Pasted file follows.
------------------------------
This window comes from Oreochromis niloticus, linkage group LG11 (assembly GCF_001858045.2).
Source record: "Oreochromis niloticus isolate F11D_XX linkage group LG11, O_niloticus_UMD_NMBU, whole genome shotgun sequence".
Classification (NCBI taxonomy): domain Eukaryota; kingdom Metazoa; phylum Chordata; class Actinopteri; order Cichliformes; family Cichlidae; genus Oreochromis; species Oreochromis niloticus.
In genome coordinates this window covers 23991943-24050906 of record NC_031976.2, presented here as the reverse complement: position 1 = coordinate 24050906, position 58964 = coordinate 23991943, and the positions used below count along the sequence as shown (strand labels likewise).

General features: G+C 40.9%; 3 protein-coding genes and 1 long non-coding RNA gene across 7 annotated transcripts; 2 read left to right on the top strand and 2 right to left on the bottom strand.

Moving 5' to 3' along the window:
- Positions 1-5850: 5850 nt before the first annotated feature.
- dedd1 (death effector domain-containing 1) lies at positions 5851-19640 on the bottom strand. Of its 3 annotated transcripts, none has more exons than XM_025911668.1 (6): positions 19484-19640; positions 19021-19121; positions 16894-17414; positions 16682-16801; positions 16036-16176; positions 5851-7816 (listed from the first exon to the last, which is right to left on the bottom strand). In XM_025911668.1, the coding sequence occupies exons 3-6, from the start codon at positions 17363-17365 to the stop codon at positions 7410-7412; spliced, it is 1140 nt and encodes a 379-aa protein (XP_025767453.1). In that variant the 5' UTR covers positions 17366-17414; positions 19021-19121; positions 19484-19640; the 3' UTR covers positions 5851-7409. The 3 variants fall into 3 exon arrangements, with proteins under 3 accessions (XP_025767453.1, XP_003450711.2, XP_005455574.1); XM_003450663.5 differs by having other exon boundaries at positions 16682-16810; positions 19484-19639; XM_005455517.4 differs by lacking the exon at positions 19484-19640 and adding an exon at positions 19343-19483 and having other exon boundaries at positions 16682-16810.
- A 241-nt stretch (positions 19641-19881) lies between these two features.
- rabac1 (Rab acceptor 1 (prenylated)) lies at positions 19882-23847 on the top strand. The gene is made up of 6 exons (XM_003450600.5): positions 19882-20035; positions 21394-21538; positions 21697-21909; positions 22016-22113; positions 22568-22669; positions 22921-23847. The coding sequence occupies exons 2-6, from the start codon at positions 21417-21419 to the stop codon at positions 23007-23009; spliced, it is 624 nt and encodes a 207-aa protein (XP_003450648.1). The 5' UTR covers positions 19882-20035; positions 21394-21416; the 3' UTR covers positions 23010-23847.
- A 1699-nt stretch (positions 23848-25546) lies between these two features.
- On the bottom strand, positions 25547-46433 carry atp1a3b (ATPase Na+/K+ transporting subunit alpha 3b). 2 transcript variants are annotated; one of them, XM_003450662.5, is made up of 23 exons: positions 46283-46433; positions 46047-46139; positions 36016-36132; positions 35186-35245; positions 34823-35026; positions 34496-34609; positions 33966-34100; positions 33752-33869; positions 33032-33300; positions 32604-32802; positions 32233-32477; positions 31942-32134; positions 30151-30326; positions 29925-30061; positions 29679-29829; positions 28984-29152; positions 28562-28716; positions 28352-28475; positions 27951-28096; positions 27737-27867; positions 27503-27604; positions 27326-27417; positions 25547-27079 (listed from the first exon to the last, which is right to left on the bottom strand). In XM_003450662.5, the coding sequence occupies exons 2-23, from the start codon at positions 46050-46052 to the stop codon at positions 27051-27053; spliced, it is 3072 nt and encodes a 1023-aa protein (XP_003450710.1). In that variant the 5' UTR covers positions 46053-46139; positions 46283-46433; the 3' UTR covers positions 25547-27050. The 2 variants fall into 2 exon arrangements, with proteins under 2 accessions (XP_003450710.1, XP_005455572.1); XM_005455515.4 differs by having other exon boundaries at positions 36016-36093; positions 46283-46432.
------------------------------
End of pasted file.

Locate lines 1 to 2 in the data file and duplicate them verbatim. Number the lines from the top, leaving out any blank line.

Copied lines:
This window comes from Oreochromis niloticus, linkage group LG11 (assembly GCF_001858045.2).
Source record: "Oreochromis niloticus isolate F11D_XX linkage group LG11, O_niloticus_UMD_NMBU, whole genome shotgun sequence".